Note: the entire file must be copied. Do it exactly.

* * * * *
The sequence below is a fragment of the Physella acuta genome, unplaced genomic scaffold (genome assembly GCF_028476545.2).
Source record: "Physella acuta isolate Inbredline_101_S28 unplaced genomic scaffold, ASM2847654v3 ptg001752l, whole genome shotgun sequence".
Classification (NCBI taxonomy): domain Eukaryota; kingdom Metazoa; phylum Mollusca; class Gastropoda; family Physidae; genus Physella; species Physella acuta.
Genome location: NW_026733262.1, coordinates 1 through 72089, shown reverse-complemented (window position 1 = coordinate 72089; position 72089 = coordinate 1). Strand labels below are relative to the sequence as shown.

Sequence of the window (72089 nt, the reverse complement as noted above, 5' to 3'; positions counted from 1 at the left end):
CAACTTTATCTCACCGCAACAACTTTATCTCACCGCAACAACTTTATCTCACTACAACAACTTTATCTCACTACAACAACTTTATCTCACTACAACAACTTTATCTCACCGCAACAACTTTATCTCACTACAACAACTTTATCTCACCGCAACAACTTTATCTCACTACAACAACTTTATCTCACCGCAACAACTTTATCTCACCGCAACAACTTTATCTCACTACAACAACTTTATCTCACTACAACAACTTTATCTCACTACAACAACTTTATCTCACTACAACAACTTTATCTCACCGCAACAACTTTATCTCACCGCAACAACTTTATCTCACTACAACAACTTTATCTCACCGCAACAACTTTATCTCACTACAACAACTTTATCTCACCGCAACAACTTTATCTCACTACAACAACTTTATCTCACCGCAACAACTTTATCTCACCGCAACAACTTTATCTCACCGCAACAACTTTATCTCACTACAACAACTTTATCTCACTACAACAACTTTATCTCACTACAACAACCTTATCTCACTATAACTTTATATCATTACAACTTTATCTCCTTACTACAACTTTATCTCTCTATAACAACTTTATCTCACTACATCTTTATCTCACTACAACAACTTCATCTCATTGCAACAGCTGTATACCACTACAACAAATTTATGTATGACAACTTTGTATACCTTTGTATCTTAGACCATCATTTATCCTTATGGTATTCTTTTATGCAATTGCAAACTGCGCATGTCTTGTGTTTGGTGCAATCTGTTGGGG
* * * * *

The sequence below is a fragment of the Physella acuta genome, unplaced genomic scaffold (genome assembly GCF_028476545.2).
Source record: "Physella acuta isolate Inbredline_101_S28 unplaced genomic scaffold, ASM2847654v3 ptg001752l, whole genome shotgun sequence".
Classification (NCBI taxonomy): domain Eukaryota; kingdom Metazoa; phylum Mollusca; class Gastropoda; family Physidae; genus Physella; species Physella acuta.
Genome location: NW_026733262.1, coordinates 1 through 72089, shown reverse-complemented (window position 1 = coordinate 72089; position 72089 = coordinate 1). Strand labels below are relative to the sequence as shown.

Sequence of the window (72089 nt, the reverse complement as noted above, 5' to 3'; positions counted from 1 at the left end):
CAACTTTATCTCACCGCAACAACTTTATCTCACCGCAACAACTTTATCTCACTACAACAACTTTATCTCACTACAACAACTTTATCTCACTACAACAACTTTATCTCACCGCAACAACTTTATCTCACTACAACAACTTTATCTCACCGCAACAACTTTATCTCACTACAACAACTTTATCTCACCGCAACAACTTTATCTCACCGCAACAACTTTATCTCACTACAACAACTTTATCTCACTACAACAACTTTATCTCACTACAACAACTTTATCTCACTACAACAACTTTATCTCACCGCAACAACTTTATCTCACCGCAACAACTTTATCTCACTACAACAACTTTATCTCACCGCAACAACTTTATCTCACTACAACAACTTTATCTCACCGCAACAACTTTATCTCACTACAACAACTTTATCTCACCGCAACAACTTTATCTCACCGCAACAACTTTATCTCACCGCAACAACTTTATCTCACTACAACAACTTTATCTCACTACAACAACTTTATCTCACTACAACAACCTTATCTCACTATAACTTTATATCATTACAACTTTATCTCCTTACTACAACTTTATCTCTCTATAACAACTTTATCTCACTACATCTTTATCTCACTACAACAACTTCATCTCATTGCAACAGCTGTATACCACTACAACAAATTTATGTATGACAACTTTGTATACCTTTGTATCTTAGACCATCATTTATCCTTATGGTATTCTTTTATGCAATTGCAAACTGCGCATGTCTTGTGTTTGGTGCAATCTGTTGGGG